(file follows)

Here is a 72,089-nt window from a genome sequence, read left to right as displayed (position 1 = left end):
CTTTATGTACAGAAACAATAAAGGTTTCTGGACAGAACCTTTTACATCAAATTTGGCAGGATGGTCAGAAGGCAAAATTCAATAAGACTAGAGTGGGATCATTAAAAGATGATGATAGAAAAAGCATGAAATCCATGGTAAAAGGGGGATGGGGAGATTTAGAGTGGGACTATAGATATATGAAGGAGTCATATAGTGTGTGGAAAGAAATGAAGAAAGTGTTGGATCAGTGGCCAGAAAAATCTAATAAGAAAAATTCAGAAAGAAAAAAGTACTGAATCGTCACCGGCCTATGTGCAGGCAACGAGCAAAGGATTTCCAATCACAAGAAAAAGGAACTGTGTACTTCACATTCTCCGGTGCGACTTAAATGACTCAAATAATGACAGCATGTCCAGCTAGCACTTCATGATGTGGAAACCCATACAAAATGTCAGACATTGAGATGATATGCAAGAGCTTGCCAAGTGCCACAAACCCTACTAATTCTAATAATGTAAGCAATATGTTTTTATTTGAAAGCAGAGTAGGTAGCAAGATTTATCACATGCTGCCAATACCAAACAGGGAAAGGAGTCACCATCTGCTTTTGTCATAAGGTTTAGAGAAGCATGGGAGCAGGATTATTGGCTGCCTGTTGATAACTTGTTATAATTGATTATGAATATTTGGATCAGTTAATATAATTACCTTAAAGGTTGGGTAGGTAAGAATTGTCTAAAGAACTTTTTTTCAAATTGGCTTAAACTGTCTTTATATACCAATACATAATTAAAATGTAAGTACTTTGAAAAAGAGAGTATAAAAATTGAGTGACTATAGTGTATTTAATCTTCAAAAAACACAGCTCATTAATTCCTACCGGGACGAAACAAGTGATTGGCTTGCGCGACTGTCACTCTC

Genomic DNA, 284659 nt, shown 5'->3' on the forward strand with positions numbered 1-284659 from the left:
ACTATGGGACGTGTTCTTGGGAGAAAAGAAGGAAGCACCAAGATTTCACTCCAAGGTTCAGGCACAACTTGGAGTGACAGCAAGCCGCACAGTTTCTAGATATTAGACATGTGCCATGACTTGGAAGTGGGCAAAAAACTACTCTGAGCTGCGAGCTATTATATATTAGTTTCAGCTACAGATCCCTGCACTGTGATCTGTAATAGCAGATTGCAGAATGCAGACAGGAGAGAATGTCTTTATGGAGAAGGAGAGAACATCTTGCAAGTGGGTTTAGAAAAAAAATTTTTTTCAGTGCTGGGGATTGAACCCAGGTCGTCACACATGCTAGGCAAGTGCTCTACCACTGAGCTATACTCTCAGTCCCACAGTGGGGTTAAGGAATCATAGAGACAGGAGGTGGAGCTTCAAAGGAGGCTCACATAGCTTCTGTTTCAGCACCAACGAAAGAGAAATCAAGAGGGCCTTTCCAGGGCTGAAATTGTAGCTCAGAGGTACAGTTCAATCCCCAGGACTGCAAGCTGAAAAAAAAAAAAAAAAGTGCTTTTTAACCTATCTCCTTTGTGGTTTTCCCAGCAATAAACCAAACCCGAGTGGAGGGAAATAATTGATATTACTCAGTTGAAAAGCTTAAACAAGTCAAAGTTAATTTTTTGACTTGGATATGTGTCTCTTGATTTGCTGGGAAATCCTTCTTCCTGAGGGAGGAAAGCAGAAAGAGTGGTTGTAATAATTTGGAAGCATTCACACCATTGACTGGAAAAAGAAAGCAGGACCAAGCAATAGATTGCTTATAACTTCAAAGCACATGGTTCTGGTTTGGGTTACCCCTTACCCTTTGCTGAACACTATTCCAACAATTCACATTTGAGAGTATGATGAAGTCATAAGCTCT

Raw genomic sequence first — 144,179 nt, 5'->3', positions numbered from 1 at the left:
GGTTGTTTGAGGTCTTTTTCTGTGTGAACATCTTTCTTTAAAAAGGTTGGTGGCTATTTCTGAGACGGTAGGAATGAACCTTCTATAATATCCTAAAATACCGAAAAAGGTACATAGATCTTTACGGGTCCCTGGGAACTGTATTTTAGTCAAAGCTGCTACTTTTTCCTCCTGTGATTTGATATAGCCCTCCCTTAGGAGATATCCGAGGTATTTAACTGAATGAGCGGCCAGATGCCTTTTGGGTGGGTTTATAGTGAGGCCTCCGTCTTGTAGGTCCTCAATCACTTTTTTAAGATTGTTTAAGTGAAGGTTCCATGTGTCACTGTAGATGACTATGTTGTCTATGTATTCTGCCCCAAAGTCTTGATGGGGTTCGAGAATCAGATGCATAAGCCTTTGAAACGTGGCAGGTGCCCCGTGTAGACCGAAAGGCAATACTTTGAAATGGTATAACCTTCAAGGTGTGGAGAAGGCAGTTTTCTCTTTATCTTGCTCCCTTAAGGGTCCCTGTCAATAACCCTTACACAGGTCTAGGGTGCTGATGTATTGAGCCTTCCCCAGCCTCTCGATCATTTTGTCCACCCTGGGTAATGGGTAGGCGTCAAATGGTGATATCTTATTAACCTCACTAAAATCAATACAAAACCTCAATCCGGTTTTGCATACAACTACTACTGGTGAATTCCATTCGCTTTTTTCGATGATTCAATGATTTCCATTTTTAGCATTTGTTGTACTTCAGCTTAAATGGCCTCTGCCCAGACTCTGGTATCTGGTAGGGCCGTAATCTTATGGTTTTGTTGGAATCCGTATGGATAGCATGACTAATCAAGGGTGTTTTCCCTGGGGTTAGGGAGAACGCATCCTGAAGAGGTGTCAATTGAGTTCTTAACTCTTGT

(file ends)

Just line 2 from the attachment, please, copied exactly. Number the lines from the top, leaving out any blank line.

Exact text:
CTTTATGTACAGAAACAATAAAGGTTTCTGGACAGAACCTTTTACATCAAATTTGGCAGGATGGTCAGAAGGCAAAATTCAATAAGACTAGAGTGGGATCATTAAAAGATGATGATAGAAAAAGCATGAAATCCATGGTAAAAGGGGGATGGGGAGATTTAGAGTGGGACTATAGATATATGAAGGAGTCATATAGTGTGTGGAAAGAAATGAAGAAAGTGTTGGATCAGTGGCCAGAAAAATCTAATAAGAAAAATTCAGAAAGAAAAAAGTACTGAATCGTCACCGGCCTATGTGCAGGCAACGAGCAAAGGATTTCCAATCACAAGAAAAAGGAACTGTGTACTTCACATTCTCCGGTGCGACTTAAATGACTCAAATAATGACAGCATGTCCAGCTAGCACTTCATGATGTGGAAACCCATACAAAATGTCAGACATTGAGATGATATGCAAGAGCTTGCCAAGTGCCACAAACCCTACTAATTCTAATAATGTAAGCAATATGTTTTTATTTGAAAGCAGAGTAGGTAGCAAGATTTATCACATGCTGCCAATACCAAACAGGGAAAGGAGTCACCATCTGCTTTTGTCATAAGGTTTAGAGAAGCATGGGAGCAGGATTATTGGCTGCCTGTTGATAACTTGTTATAATTGATTATGAATATTTGGATCAGTTAATATAATTACCTTAAAGGTTGGGTAGGTAAGAATTGTCTAAAGAACTTTTTTTCAAATTGGCTTAAACTGTCTTTATATACCAATACATAATTAAAATGTAAGTACTTTGAAAAAGAGAGTATAAAAATTGAGTGACTATAGTGTATTTAATCTTCAAAAAACACAGCTCATTAATTCCTACCGGGACGAAACAAGTGATTGGCTTGCGCGACTGTCACTCTC